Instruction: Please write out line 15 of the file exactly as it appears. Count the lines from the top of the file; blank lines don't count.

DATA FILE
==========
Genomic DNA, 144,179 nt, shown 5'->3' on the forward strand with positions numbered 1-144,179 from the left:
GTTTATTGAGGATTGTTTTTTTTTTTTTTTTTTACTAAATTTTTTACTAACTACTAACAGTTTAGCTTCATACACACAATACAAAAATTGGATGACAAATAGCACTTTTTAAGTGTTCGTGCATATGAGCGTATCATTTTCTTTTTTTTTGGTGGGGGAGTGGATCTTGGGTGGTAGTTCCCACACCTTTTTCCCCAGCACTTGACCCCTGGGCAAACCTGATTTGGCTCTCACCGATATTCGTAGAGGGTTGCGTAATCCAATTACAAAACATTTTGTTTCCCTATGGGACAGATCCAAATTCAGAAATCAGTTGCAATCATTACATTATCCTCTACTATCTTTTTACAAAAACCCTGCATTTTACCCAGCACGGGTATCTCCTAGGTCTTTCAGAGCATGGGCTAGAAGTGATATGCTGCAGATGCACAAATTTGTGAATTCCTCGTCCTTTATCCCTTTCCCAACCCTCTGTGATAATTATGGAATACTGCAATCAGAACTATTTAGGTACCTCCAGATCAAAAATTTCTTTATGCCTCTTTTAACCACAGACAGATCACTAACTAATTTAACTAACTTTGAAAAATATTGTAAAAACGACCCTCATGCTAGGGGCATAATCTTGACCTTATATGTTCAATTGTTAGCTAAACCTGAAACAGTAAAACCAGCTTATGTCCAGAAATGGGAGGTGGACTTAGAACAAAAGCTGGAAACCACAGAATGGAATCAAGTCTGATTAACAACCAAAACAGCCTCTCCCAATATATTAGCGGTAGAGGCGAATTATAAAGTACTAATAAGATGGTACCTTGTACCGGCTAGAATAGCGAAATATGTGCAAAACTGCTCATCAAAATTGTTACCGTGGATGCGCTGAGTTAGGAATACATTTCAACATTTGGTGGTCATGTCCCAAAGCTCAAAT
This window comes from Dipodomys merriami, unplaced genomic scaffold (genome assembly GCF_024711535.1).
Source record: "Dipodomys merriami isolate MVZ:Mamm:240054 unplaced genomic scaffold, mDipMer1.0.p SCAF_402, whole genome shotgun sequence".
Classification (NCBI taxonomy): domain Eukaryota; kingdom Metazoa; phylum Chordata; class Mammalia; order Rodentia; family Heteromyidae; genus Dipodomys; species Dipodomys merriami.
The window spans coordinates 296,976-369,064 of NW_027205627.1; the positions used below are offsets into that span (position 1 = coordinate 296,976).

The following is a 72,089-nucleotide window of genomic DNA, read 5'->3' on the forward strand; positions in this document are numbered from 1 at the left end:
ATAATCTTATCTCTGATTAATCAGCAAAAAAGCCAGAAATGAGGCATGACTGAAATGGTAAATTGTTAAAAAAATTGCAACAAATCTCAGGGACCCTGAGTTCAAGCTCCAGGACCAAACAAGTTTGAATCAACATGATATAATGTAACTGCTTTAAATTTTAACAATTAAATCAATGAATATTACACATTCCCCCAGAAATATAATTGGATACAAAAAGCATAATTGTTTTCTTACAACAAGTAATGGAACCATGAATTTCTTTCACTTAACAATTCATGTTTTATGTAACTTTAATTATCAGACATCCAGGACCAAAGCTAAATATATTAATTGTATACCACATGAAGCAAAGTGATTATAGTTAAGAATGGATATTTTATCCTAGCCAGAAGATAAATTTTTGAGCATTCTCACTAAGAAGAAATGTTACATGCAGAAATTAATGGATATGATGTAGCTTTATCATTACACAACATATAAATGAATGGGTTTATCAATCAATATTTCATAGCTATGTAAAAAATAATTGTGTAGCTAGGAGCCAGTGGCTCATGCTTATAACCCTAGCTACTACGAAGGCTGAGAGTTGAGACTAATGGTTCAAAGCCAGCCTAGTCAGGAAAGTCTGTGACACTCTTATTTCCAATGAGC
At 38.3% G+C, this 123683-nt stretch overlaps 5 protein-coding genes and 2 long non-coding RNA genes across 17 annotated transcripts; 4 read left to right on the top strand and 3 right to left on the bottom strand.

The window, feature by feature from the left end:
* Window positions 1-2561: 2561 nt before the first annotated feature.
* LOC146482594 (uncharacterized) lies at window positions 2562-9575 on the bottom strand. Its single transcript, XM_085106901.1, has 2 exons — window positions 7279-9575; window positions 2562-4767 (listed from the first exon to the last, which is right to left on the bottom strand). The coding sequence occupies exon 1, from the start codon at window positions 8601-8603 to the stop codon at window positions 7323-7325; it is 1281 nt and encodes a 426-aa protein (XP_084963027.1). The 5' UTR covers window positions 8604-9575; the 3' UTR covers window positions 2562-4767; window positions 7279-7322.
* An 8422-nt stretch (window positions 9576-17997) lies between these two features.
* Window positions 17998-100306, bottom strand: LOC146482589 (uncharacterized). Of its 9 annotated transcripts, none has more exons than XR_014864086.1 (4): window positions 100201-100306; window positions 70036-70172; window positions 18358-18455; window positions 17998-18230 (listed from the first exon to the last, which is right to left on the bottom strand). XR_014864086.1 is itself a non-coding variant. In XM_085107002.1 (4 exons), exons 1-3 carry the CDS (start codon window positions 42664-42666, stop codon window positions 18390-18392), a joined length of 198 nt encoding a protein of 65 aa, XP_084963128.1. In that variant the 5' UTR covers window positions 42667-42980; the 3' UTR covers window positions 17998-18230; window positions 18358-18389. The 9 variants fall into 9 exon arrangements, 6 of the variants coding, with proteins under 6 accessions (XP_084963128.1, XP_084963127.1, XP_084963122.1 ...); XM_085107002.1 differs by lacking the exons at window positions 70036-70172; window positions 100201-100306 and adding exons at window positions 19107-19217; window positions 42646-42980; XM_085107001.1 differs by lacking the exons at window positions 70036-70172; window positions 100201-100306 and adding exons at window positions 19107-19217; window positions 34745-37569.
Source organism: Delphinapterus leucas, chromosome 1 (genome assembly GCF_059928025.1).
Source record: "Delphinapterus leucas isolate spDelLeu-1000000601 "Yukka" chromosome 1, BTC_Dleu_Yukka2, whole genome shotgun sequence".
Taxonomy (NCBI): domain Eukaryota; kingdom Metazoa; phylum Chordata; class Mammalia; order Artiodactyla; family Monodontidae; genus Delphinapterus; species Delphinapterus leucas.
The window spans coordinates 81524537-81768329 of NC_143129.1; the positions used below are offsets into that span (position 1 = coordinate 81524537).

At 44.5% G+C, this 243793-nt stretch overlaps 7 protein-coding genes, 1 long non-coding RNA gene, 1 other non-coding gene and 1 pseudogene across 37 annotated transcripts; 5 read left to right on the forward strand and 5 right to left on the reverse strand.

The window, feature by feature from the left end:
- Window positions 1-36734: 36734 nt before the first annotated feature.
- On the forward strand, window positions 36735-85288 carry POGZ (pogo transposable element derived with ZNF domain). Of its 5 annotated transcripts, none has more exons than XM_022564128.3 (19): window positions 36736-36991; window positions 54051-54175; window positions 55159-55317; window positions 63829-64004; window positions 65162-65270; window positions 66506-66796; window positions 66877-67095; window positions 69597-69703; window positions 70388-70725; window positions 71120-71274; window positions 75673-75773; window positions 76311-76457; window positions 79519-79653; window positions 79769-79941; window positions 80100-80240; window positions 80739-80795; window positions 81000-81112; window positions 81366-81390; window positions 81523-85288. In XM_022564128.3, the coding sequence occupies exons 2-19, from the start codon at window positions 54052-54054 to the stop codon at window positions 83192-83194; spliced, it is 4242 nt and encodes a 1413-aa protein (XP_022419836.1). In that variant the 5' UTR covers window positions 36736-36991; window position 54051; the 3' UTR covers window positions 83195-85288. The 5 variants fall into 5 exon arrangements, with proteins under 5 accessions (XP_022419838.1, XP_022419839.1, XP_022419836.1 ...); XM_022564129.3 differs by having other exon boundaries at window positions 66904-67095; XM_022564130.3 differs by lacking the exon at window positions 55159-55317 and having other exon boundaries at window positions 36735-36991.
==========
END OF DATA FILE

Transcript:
Source organism: Delphinapterus leucas, chromosome 1 (genome assembly GCF_059928025.1).